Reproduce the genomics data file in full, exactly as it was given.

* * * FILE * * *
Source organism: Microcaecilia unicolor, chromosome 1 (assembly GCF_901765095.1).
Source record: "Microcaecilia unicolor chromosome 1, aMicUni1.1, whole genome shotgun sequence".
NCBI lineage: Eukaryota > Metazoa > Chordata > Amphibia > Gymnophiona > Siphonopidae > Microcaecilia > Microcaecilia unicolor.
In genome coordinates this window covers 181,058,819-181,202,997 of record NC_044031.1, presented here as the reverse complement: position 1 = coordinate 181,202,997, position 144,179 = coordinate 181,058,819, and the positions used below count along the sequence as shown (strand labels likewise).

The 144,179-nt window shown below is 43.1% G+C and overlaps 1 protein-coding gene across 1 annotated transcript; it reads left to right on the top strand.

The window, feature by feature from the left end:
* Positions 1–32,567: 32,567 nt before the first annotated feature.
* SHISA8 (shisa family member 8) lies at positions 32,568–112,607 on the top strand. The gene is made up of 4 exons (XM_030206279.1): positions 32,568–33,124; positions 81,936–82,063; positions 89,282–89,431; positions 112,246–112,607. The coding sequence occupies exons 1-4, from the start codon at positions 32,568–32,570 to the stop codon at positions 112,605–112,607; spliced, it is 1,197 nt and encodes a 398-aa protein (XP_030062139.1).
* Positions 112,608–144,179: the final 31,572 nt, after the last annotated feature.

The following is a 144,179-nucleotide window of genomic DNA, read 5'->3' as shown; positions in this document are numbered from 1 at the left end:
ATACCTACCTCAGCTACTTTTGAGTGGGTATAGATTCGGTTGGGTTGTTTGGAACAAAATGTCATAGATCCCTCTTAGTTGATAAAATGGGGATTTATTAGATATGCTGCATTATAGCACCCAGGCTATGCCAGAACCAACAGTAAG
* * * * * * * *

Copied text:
Source organism: Microcaecilia unicolor, chromosome 1 (assembly GCF_901765095.1).
Source record: "Microcaecilia unicolor chromosome 1, aMicUni1.1, whole genome shotgun sequence".
NCBI lineage: Eukaryota > Metazoa > Chordata > Amphibia > Gymnophiona > Siphonopidae > Microcaecilia > Microcaecilia unicolor.
In genome coordinates this window covers 181,058,819-181,202,997 of record NC_044031.1, presented here as the reverse complement: position 1 = coordinate 181,202,997, position 144,179 = coordinate 181,058,819, and the positions used below count along the sequence as shown (strand labels likewise).

The 144,179-nt window shown below is 43.1% G+C and overlaps 1 protein-coding gene across 1 annotated transcript; it reads left to right on the top strand.

The window, feature by feature from the left end:
* Positions 1–32,567: 32,567 nt before the first annotated feature.
* SHISA8 (shisa family member 8) lies at positions 32,568–112,607 on the top strand. The gene is made up of 4 exons (XM_030206279.1): positions 32,568–33,124; positions 81,936–82,063; positions 89,282–89,431; positions 112,246–112,607. The coding sequence occupies exons 1-4, from the start codon at positions 32,568–32,570 to the stop codon at positions 112,605–112,607; spliced, it is 1,197 nt and encodes a 398-aa protein (XP_030062139.1).
* Positions 112,608–144,179: the final 31,572 nt, after the last annotated feature.

The following is a 144,179-nucleotide window of genomic DNA, read 5'->3' as shown; positions in this document are numbered from 1 at the left end:
ATACCTACCTCAGCTACTTTTGAGTGGGTATAGATTCGGTTGGGTTGTTTGGAACAAAATGTCATAGATCCCTCTTAGTTGATAAAATGGGGATTTATTAGATATGCTGCATTATAGCACCCAGGCTATGCCAGAACCAACAGTAAG